Racial discrimination

Inner City Pressure

Inner City Pressure (Photo credit: shannonpatrick17)

Racial discrimination in the US is a chicken and egg situation; which came first, the chicken or the egg. Some of the majority believe that the poor/minorities do not deserve our help because the poor/minorities do not live up the ideals of American society. Some of the poor/minorities are lazy (unemployed) and others are criminals (drug dealers and/or gang members). What some of the majority are forgetting or do not understand is that jobs have disappeared from the inner-city ghettos where the poor/minorities are forced to live because they cannot afford anything better. Jobs have migrated to the suburbs and public transit is often inadequate to connect the inner-city job seeker to suburban job opportunities. The job seeker may need private transportation (a car) to gain a job, but he/she needs the job first to afford a car. A catch-22 situation.

Looking at the situation from the viewpoint of the poor/minorities, American society has let them down by providing fewer and fewer services due to policies begun in the 1980s. Education is poor and public transit for job holders and job seekers is inadequate. Without education and good paying jobs, what do we expect the poor/minorities to do? Life must go on. Unemployment/welfare benefits and crime may be the only sources of income for a growing number of Americans.

This is not a policing problem, where putting more of the poor/minorities in prison is the answer. As prisons are privatized, there is a profit motive to incarcerate more and more people. We should be spending our tax dollars on better schools, not more prisons. I believe that the answer to the problem of increasing poverty and crime is better education so that our poor/minorities can become productive members of society. And some portion of the better education must go to educate those of the majority who believe that the poor/minorities are solely or largely responsible for their own situations.

For additional information, I recommend When Work Disappears, The World of the New Urban Poor by William Julius Wilson. I know that the situation of the poor/minorities in the US is a complicated subject with many factors affecting the outcome. Looking at it as a chicken and egg matter is a vast simplification, but I think that it does provide a valid insight that may be helpful in understanding the problem(s).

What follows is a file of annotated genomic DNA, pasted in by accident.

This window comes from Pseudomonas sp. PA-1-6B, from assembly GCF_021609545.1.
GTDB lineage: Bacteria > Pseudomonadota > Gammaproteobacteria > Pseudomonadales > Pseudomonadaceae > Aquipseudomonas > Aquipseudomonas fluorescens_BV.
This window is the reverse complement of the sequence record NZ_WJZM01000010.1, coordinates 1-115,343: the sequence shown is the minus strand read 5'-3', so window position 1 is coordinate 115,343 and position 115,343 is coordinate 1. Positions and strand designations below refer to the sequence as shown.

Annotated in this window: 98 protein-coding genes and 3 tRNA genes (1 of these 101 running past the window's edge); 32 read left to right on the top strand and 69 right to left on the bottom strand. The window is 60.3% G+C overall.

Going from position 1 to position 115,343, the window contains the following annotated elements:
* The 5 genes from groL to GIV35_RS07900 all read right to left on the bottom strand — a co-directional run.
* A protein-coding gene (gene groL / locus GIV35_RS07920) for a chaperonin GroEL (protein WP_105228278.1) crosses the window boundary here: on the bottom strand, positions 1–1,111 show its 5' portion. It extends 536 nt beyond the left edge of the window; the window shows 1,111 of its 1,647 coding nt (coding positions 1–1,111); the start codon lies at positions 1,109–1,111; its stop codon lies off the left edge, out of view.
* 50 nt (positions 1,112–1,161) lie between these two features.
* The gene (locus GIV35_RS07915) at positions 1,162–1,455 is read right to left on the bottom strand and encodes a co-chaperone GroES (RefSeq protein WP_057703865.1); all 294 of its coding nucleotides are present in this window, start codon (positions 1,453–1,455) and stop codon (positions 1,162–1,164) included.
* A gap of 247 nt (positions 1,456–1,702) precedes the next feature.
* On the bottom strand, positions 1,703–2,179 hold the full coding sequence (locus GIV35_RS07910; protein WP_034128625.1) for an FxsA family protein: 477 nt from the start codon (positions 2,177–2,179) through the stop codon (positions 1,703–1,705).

English: A bunch of Razor Wire atop a chain li...

Image via Wikipedia

England exiled its criminals to the US, and after the American Revolution, they sent them to Australia. At the time, crime was thought to be inherent or genetic; if you committed a crime, you could not be rehabilitated. In essence, you and your descendents carried a fatal stain in the blood that could never be eradicated. The journey to Australia was a long one and many prisoners died en route if they had no friends to help them prepare for the journey. The fortunate ones carried citrus with them to prevent scurvy.

In Wildness and Razor Wire, Ken Lamberton demonstrated how important friends and family still are to surviving the prison experience. Today, it is the poor and minorities who compose the overwhelming majority of the prison population because they cannot afford qualified legal help and because the war on drugs is fought primarily against them. Our present attitude towards criminals has changed little from England’s attitude 250 years ago. All that has really changed is that we lock people in cells here rather than exile them to a foreign country.

Please see Smart on Crime | Tough on crime | Prison Reform

Wilderness and Razor Wire

English: Ken Lamberton reading in Amherst, MA ...

Image via Wikipedia

Wilderness and Razor Wire, a Naturalist’s Observations from Prison by Ken Lamberton. Ken Lamberton was an award-winning teacher at age 27 when he made the grievous error of falling in love and running away with a student aged 14. He was arrested after two weeks and sent to prison for a total of 12 years served in a split sentence when he was released by one judge and returned to prison by an appellant panel. He was released in 2000 and has not returned to prison. His life story is different in that his wife and three children did not abandon him during the prison years. In fact, his wife returned to school to learn enough law to fight his case from outside prison.

In prison, Ken met Richard Shelton who was teaching creative writing at various prisons in the Arizona penal system. He began writing at the same time he observed the natural world that invaded the prison. He kept records of what he observed, made drawings and read voraciously. Wilderness and Razor Wire is about his prison experience and also about the people and the nature he observed while there. He was fortunate in that most of his sentence was served among other sex offenders where gang violence was minimal. He was brutally attacked and injured when he was mistakenly transferred into the general prison population.

Pets for prisoners were prohibited where he was incarcerated, but prisoners kept pets in defiance of the rules. Some prisoners kept insects and others had small rodents as pets. Lamberton observed that prisoners with pets were happier and less prone to violence. I think some prisons should experiment with allowing inmates to have pets. Lamberton observed that human contact, one person to another, or one man to pet, was essential to prisoner mental health. The most feared punishment was isolation from others, and that is the trend being followed in more and more prisons.

Please see Prison reform | America’s prisons